Write Words Gooder: An Appeal for Grammar Education

One of the perks of attending community college is having the choice of taking electives that aren’t necessarily offered at 4-year universities. Ranging from ESL to keyboarding class, these courses teach general purpose skills that are essential to society. They can also be just a “fun” class or a break from the heavy loaded prerequisite classes. Looking over the various classes, it occurred to me that a grammar class is needed, a class that specifically focuses on grammatical skills.

Grammar is something that schools expect their students to master, or at least know the basics of, in elementary school. However, by the time students begin to prepare for standardized tests like the SAT and ACT in high school, they have to completely relearn the process, especially for the writing portion that tests grammatical skills. Regardless of a student’s major, grammar is a skill that is always relevant and expected, even beyond academics.

Students today struggle with identifying and correcting basic grammatical errors and seem to rely on technology to highlight their grammatical errors instead of relying on basic knowledge. For instance, the majority of word processors like Microsoft Word and Google Docs already have a “corrector,” and apps like Grammarly are popular tools for revising and editing. However, while these tools may be a great source for double checking and identifying mistakes, relying too much on technology makes us lazy and decreases a skill set that must be constantly rehearsed in order to maintain decent grammatical skills.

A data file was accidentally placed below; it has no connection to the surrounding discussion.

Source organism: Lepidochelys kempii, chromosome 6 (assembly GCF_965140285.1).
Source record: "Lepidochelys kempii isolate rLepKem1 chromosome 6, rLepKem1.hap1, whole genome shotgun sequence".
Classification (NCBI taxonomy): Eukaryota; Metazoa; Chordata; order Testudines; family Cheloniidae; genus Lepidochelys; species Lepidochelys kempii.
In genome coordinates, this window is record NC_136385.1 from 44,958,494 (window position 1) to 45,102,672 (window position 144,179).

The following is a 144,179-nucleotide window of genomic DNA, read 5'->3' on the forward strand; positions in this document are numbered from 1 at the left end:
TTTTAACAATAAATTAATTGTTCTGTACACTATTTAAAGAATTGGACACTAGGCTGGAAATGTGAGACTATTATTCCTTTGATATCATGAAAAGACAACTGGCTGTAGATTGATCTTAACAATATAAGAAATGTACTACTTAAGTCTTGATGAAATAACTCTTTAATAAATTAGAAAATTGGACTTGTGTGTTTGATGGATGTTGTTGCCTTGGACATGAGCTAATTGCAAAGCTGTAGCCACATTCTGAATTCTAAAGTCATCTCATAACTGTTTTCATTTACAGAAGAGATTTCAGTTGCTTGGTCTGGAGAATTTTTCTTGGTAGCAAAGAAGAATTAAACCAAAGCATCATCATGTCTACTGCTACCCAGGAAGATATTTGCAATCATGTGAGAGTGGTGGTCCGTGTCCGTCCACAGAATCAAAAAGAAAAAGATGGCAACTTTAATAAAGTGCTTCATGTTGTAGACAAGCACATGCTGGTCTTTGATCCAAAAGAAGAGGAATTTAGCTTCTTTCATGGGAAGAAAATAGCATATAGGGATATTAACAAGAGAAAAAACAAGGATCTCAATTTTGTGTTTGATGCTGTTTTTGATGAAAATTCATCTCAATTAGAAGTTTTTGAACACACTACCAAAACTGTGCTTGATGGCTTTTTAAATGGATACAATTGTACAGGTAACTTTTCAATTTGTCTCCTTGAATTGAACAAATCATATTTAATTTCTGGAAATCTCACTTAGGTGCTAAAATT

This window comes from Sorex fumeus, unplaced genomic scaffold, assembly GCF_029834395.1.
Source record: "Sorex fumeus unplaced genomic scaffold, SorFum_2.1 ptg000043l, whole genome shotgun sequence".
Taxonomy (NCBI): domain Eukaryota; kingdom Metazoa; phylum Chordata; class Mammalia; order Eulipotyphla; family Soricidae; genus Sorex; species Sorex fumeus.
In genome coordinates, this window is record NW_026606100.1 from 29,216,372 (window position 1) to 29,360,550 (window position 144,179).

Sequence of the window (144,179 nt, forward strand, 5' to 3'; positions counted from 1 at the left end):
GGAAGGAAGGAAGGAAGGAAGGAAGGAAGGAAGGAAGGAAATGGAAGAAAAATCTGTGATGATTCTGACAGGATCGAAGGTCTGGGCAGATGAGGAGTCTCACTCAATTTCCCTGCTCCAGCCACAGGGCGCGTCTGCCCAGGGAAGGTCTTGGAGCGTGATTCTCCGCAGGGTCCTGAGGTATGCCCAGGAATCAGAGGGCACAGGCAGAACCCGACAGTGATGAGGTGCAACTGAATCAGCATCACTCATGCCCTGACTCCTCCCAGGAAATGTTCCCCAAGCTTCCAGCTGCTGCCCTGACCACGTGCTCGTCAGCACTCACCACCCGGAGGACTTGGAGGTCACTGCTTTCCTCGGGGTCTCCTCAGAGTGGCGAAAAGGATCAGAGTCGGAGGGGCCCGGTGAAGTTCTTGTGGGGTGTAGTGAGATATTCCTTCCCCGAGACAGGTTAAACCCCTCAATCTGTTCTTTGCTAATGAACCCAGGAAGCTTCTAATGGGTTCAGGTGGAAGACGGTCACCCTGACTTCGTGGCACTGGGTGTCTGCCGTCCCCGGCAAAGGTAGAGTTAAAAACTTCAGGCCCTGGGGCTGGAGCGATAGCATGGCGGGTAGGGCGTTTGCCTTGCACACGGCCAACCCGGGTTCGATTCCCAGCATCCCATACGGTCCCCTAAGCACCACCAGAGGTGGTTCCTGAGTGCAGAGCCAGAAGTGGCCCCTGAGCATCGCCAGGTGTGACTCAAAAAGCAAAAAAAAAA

It seems appropriate for a community college to have a class that focuses more specifically on this area. It would further help students who are transferring to four-year universities because being able to build on a steady foundation of grammar will not only make transitions easier, but it will increase the success of students in their writing. Taking these classes at a community college will not only save money, but it will also help to balance out a heavy load of prerequisite classes and the automatic expectation for “grammar perfection” at 4-year schools.

A grammar class would highlight the most basic, yet essential skill for a student and could be the determining factor between an A or a B grade for other classes.

-Jerry Choi